Age and wisdom trump youthful passion, for cars at least

Misguided teenage preference for a particular brand of car may fade later in life

Ryan Eyster

What kind of car do you like? Chevrolet? Ford? Or perhaps Dodge? Many a summer night is spent working on a favorite car or truck.

To find out what students prefer, as well as what people think later on in life, a simple question was asked of nearly half of the student body: If you had $50,000, would you buy a Chevy, a Ford or a Dodge? Our casual survey findings were surprising. Chevrolet garnered the most votes by far with 47, and Ford came in second with 38.

Although Dodge was in last place, the 18 people who voted for it were by far the most passionate about their brand. Ford, in the same inversely proportionate trend, came second in passion, with Chevrolet in last. This is not a large enough sample group to mean anything significant, but we can safely say that at Iola High, Chevrolet is the most popular make of vehicle.

IHS Dodge fans tend to favor the Challenger and the Charger, two flagship muscle cars in production today. As Braden Plumlee so eloquently put it, “I want me a Hellcat.” This is, of course, in reference to the 70- horsepower monster that will haul kids to school in the morning and log a ridiculous quarter-mile time in the afternoon.

Although Isaiah Fawson sided with Ford and would buy a Mustang, “if I had more money, I’d totally go for a Corvette.”

Chase Regehr voted in favor of Chevy, but “for an old farm truck, I’d take a Ford.”

These types of split loyalties wasn’t uncommon, despite students’ quite-vocal opinions about what kind of vehicles they prefer.

Fast-forward a couple decades, and a few local professionals in the automotive industry still have their loyalties. However, this where things got strange compared with teenagers; older car lovers were more analytical and practical.

Jeff Geiler of Model T Haven told us why he thinks Chevrolet is a very different company than Ford.

“Ford stuck with the same design, when Chevy advanced,” he said. “Ford clearly had the better car, but Chevy, Buick, Dodge, all those guys, they appealed to the masses.”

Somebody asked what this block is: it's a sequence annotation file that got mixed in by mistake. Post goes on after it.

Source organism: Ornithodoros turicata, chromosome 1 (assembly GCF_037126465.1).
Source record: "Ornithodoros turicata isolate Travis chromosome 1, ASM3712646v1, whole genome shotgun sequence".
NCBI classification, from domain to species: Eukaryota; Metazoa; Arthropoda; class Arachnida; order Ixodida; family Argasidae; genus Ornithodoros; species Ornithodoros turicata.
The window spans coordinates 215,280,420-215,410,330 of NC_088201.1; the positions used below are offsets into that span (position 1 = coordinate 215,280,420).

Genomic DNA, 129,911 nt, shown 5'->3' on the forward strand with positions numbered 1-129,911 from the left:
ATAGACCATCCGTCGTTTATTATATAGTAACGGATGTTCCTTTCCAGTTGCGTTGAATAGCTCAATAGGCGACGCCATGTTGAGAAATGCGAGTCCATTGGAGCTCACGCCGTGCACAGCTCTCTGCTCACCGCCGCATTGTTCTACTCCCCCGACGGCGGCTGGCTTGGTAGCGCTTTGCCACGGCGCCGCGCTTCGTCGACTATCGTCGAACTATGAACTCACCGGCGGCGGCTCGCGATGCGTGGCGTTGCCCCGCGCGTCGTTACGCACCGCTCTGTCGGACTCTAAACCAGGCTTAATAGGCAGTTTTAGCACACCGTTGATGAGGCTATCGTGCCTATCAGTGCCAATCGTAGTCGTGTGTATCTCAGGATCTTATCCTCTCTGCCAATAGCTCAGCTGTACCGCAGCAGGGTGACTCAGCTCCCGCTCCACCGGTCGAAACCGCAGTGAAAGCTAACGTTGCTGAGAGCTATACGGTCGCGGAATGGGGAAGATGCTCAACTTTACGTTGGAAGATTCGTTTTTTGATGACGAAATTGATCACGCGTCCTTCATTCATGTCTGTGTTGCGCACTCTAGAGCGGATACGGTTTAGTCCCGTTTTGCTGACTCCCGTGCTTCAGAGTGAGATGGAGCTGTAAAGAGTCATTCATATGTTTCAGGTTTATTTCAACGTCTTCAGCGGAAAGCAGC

Co-worker Mark Freimiller’s response was a bit more unexpected, considering he owns a Model T restoration company. “Ford and Chevrolet are both great companies, but if you want a nice, clean, classy car, you would go and buy a Chevy. If you wanted a car to get you from A to B, you would go out and buy a Ford.”

Freimiller’s day-to-day vehicle is a 1949 Chevy Coupe, which is “one of the most perfect-looking cars ever made.”

Ford has always been the more popular car worldwide, because the company was around before Chevrolet. Chevrolet began production in 1911, three years after Ford was founded in 1908. The Dodge brothers left the Ford Motor Co. to begin their own organization in 1914. Chevrolets were known to be more expensive in the beginning because the company was trying to compete with Ford and make a more elite car that everyone was going to want. Dodge worked in a similar fashion, but soon began to shift its focus to performance.

All three are the leading American-made brands today. It seems that although high school students seem to be partial to one particular brand of vehicle, later in life,an impartiality to brand develops and unique vehicle features matter most.

When it really boils down, the local shop owners said, many of today’s cars are about the same underneath.

“Well, Chevy makes cars that I’d drive, and Dodge does too,” Freimiller said. “It comes down to what you want in the car.”

Geiler, the Chevy fan, added: “As much as I hate to admit it, Ford makes a few cars I’d buy. Same with Dodge.”